God Who Calls

Fr. Jijo Kandamkulathy CMF
Claretian Publications, Macau


Jn 1:29-34

In today’s gospel, seeing Jesus coming towards him, John exclaims: “Behold the lamb of God, behold him who takes away the sin of the world” (v. 29). Why does he define him with so singular an image? There was never a person in the Old Testament called “lamb of God.” The expression marks the culmination of his long and arduous spiritual journey. It started, in fact, from complete ignorance. “I did not know him,” he exclaims twice (vv. 31, 33).

Educated probably among the Essene monks of Qumran, John had assimilated the spirituality of his people. He knew the history and was familiar with the Scriptures. His allusion to the paschal lamb – whose blood placed on the doorposts of the houses in Egypt had saved their forebears from the slaughter of the Exterminating Angel – foreshadows the fate of Jesus. One day he would be sacrificed like a lamb. John the Evangelist has certainly wanted to draw this same symbolism: It was, in fact, the hour in which, in the temple, the priest began to sacrifice the lambs.

There is a second reference to the lamb of God in the book of Isaiah, and every Israelite knew it very well—the Servant of the Lord, also mentioned in today’s first reading. Here’s how the prophet describes his move towards death: “He was led like a lamb to the slaughter…he bore the sin of many and made intercession for the transgressors” (Is 53:7, 12). John applies the imagery to Jesus.

The Baptist has in mind a third biblical call: the lamb is also associated with the sacrifice of Abraham. Isaac, while walking alongside his father to Mount Moriah, asks: “The fire and the wood are here, but where is the lamb for the sacrifice?” Abraham replies: “God himself will provide the lamb” (Gen 22:7-8).

“Behold the Lamb of God!” the Baptist now answers. It is Jesus, given by God to the world to be sacrificed instead of the sinful man deserving punishment. Like Isaac, he is the only son, the beloved, the one who brings the wood to the place of sacrifice. Jesus, like Isaac, also freely gave his life for love.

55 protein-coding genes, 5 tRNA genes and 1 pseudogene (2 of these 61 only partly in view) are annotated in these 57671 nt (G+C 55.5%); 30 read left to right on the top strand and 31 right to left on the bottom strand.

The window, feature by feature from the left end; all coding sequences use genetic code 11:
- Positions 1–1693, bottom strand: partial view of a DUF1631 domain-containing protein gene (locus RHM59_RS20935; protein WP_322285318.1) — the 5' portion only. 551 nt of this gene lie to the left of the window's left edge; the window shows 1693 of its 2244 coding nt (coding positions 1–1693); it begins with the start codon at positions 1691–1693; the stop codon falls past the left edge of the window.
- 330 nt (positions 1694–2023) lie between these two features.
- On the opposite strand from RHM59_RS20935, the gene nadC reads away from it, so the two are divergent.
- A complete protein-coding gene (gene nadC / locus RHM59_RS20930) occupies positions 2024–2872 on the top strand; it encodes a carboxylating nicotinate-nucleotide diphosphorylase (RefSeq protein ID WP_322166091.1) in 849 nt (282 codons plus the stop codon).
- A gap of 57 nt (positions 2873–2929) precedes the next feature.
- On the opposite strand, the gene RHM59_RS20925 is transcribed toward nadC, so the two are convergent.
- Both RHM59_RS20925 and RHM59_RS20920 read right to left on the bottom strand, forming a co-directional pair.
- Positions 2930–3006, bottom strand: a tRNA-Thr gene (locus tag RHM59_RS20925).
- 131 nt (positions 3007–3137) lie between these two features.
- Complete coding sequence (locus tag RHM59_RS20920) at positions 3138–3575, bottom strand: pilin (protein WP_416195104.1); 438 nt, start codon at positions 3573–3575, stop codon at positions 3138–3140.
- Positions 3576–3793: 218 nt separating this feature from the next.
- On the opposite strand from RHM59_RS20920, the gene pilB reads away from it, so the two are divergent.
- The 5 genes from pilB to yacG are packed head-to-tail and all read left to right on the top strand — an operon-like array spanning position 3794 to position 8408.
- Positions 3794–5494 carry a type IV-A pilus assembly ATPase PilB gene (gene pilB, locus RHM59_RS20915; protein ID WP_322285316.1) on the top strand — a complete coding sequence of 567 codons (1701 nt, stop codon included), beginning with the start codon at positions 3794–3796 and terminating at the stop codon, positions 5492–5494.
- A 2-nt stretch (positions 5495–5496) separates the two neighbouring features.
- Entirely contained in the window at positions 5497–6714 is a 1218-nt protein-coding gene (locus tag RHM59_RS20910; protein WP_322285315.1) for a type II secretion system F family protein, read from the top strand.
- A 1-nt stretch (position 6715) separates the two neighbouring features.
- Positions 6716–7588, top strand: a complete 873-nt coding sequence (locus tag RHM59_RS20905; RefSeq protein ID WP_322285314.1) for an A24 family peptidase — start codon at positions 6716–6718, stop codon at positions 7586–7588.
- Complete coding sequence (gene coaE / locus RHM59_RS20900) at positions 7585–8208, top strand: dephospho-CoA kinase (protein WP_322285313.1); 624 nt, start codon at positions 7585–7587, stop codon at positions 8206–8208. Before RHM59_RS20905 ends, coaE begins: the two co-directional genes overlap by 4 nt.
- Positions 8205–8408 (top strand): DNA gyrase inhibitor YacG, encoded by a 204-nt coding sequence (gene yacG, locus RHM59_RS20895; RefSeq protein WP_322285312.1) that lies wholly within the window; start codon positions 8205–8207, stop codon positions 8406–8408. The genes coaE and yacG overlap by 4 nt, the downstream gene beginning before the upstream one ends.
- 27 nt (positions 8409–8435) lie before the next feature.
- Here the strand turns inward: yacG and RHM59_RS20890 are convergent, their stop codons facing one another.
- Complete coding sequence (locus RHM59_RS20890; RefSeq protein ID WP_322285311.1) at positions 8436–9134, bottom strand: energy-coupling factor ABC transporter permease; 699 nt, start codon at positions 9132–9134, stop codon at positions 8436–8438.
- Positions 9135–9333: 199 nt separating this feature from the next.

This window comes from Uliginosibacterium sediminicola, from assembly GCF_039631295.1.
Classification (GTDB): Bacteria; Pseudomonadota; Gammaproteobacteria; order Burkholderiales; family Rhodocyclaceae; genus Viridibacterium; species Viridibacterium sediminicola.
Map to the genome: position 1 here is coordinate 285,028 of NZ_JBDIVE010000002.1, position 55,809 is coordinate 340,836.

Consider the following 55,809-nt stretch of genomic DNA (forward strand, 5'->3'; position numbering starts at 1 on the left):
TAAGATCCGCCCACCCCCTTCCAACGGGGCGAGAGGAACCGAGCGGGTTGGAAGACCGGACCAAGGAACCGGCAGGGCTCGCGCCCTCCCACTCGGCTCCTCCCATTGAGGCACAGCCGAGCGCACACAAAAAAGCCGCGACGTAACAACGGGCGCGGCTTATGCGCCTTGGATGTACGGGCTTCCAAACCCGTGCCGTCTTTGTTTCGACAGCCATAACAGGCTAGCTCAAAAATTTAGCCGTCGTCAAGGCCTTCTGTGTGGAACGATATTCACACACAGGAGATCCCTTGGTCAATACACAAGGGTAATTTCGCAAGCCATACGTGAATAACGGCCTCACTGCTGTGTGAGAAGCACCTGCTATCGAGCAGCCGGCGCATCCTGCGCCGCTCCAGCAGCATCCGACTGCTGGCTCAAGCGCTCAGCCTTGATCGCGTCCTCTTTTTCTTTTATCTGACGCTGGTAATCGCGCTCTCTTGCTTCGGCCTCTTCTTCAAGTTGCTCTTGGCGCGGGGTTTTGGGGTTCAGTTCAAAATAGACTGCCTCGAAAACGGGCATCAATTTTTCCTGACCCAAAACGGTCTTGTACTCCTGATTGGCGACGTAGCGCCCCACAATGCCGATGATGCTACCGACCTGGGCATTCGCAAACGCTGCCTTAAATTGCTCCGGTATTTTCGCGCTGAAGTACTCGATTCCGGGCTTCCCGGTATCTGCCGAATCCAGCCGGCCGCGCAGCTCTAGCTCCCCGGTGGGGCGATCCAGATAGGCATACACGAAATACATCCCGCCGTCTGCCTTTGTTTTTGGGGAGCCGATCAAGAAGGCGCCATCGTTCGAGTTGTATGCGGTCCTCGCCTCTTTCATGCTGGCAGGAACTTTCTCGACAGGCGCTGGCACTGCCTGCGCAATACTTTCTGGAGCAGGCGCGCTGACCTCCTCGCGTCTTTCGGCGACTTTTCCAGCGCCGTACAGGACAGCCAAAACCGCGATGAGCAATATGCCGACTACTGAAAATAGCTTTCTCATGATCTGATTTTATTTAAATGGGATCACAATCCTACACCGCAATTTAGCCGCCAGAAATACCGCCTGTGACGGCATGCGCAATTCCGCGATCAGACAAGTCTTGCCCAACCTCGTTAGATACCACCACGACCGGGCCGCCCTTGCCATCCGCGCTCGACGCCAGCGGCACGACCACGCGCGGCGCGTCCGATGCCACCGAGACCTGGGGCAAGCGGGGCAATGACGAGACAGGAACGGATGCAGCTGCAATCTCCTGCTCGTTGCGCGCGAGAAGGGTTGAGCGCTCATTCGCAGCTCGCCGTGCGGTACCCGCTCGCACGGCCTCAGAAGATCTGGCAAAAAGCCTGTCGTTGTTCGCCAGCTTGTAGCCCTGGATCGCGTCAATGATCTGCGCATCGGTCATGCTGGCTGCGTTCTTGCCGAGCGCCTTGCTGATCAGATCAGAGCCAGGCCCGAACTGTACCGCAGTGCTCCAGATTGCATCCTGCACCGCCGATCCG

At this point, one wonders if indeed the Baptist had in mind all these biblical references when on two occasions, turning to Jesus, he declared: “Behold the Lamb of God” (Jn 1:29, 36). Perhaps not, but certainly, John the Evangelist had them in mind. He wanted to offer a catechesis to the Christians of his communities and to us.

In the second part of the passage (vv. 32-34), the testimony of John the Baptist is presented. He recognizes as “Son of God” the one on whom he saw the Spirit descended and remained. The reference is to the baptism scene narrated by the synoptic Gospels (Mk 1:9-11). John introduces, however, a significant detail: the Spirit is not just seen descending upon Jesus but remaining in him.

Through Jesus, the Spirit came into the world. No opposing force will drive or overcome him and from him, the Spirit will be poured out on each person. It is the baptism “in the Holy Spirit” announced by John the Baptist (v. 33).

It is this message of hope and joy that through the Baptist, John, from the very first page of his gospel, wants to announce to the disciples. Despite the apparent overwhelming power of evil in the world, what awaits humanity is the communion of life “with the Father and with his Son Jesus Christ.” These things—John says—I write “so that our joy may be complete” (1 Jn 1:3-4).

Indebted to Fr. Armellini SCJ for the textual analysis